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These days, it seems that common sense and common courtesy are becoming harder to find. This is true in all aspects of life but is painfully apparent on the road. Distractions, electronic devices, entitlement, fast food drive-thru, $8 cups of coffee, dependency on autonomous systems, and a myriad of other factors can lead to people not being fully invested in the task of driving. 


As has been discussed many times, motorists are often oblivious to other traffic and may unknowingly and unintentionally move or drift into the path of others. This is often the result of a poor decision that leads to this error in judgment. Whether this is due to impairment, emotion, or a failed attempt to multi-task, the consequences can be severe. 


Unfortunately, motorcyclists are not immune from making poor decisions. We have got to put a stop to the “self-inflicted” wounds to riders, which damages motorcycling as a whole. The human element is the primary concern, but the impact and damage caused to the motorcycling community is horrendous. Public opinion is a huge factor in how motorcyclists and motorcycling are viewed and judged by other road users, the general public, law enforcement, legislators, and everyone else.


Increases in single-vehicle motorcycle crashes are alarming. These are not right-of-way violations and no one but the rider is responsible. This is not intended to be victim shaming, but these crashes are 100% avoidable. Most of these could be avoided by responsible decision-making, as well as knowing your limits are riding within those limits.


I’ve long said that if motorcyclists could control the issue of impaired riding, we could cut the number of motorcycle fatal crashes in half. If we did that, we would be the hero of everyone in traffic safety and regulatory acts aimed at motorcyclists would be a thing of the past. You’ve heard it a million times, but we must keep repeating it, DON’T DRINK AND RIDE”.


Education and experience are critical. Knowing the right way to do things and continually practicing that method are the keys to success. If someone continues to practice something the wrong way, they will get good at doing it wrong. Make certain that you truly understand the proper way to do something. Just because someone has “gotten by” for several years, doesn’t necessarily mean they’ve been doing it correctly. Maybe they’ve just been lucky.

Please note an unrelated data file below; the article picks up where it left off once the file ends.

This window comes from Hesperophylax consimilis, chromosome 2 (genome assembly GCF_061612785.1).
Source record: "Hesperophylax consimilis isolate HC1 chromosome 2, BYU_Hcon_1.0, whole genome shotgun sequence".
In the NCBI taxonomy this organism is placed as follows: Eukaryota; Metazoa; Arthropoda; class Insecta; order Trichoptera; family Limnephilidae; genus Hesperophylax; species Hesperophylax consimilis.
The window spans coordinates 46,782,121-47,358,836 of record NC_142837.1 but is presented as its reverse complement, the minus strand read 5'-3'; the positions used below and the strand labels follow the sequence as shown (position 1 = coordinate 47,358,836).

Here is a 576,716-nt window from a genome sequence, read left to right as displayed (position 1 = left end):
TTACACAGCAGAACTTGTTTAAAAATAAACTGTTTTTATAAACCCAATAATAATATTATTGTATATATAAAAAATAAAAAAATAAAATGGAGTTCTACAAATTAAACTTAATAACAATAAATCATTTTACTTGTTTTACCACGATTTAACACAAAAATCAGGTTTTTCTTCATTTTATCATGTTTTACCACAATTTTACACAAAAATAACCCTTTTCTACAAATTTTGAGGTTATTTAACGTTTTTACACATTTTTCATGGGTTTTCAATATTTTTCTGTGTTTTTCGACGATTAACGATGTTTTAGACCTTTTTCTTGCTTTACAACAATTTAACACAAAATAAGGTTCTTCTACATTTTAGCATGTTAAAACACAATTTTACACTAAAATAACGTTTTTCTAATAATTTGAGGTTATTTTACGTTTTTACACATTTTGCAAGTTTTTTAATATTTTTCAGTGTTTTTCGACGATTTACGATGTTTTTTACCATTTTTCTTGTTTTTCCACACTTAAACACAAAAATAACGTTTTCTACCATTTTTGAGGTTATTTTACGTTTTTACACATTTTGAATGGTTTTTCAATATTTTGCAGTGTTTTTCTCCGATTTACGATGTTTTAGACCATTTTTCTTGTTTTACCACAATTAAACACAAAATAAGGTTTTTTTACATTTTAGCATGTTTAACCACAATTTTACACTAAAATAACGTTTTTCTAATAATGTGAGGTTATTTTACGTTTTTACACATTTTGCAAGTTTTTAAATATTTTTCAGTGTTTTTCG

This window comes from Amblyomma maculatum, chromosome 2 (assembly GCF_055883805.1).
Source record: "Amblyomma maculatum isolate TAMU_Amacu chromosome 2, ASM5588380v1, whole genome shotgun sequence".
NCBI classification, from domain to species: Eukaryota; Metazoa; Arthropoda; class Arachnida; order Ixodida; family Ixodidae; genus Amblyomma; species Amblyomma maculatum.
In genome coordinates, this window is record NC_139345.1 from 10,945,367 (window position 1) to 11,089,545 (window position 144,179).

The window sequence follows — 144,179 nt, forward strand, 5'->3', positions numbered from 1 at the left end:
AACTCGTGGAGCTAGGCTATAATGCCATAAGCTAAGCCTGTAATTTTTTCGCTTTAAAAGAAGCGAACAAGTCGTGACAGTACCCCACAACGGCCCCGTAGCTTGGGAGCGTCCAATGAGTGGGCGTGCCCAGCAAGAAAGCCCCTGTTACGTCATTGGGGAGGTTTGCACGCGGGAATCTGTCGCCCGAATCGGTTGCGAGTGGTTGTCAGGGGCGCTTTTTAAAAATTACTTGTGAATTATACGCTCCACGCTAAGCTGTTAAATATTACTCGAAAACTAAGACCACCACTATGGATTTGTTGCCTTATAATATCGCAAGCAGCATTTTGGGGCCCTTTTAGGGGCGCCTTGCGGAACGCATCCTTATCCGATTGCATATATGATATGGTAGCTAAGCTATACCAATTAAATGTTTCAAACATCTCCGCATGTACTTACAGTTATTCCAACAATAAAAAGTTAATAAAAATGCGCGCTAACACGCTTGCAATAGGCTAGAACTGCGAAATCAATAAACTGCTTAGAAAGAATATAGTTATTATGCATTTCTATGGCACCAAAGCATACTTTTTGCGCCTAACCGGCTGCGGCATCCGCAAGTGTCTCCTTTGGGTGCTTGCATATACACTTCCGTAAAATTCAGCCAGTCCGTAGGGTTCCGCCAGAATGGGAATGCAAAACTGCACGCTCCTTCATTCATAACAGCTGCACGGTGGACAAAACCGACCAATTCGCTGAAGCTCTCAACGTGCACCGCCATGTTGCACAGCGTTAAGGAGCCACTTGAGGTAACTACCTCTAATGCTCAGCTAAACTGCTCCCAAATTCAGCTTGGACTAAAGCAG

Once you are aware of the proper technique, don’t get lazy. Practice it often so that it is instinctive when the situation presents and you need to perform. When an emergency develops, you don’t want to be required to think about it, just react.


Then there’s the issue of stunting and street racing. Let me start by saying that I am a race fan, and I have great respect for the skills and abilities that stunt riders possess. With that said, there is a time and a place. A racetrack, exhibition grounds, or an organized show are appropriate venues. On the street, in traffic are not.


When a motorcycle, or two if they’re racing, unexpectedly blow past a little ol’ lady (or a middle-aged man, for that matter) at triple digits, it is more than a little unsettling. When a rider on their rear wheel passes or approaches another vehicle (keeping in mind that the headlight is not visible and only the dark, less-reflective areas are shown, making the motorcycle and rider virtually invisible) it is nothing short of terrifying. 


Recently, the Fishers Police Department arrested a rider for doing 104 mph on I-69 with tractor-trailers nearby while standing on the seat. There is no way to describe this other than negligent and irresponsible. In the proper environment, seeing the Indianapolis Metropolitan Police Department Motorcycle Drill Team demonstrate this is extremely thrilling. I have vivid memories of watching “Fly-N-Jack” ride around the Indianapolis Motor Speedway standing on the seat with his arms spread wide. This is also a “trick” that Indiana Larry was famous for, but it is important to remember that he lost his life performing this stunt at a fairly low speed. 


As it turns out, the rider on I-69 wasn’t even doing the same stunt. He had risers on his handlebars and was controlling the bike that way. So he’s only standing on the seat. That’s not even a trick, it’s just stupid.


I will reiterate that I am in awe of the mad skills these “stunters” display and have great respect for the legitimate, responsible folks that do this. The things they can do on a motorcycle are truly amazing. Just remember that there is a time and place. We need to stop these self-inflicted problems that cast ALL motorcyclists in a negative light. A little common sense and common courtesy are all that we’re asking for.


Ride Safe,

Ride Free,

Jay Jackson

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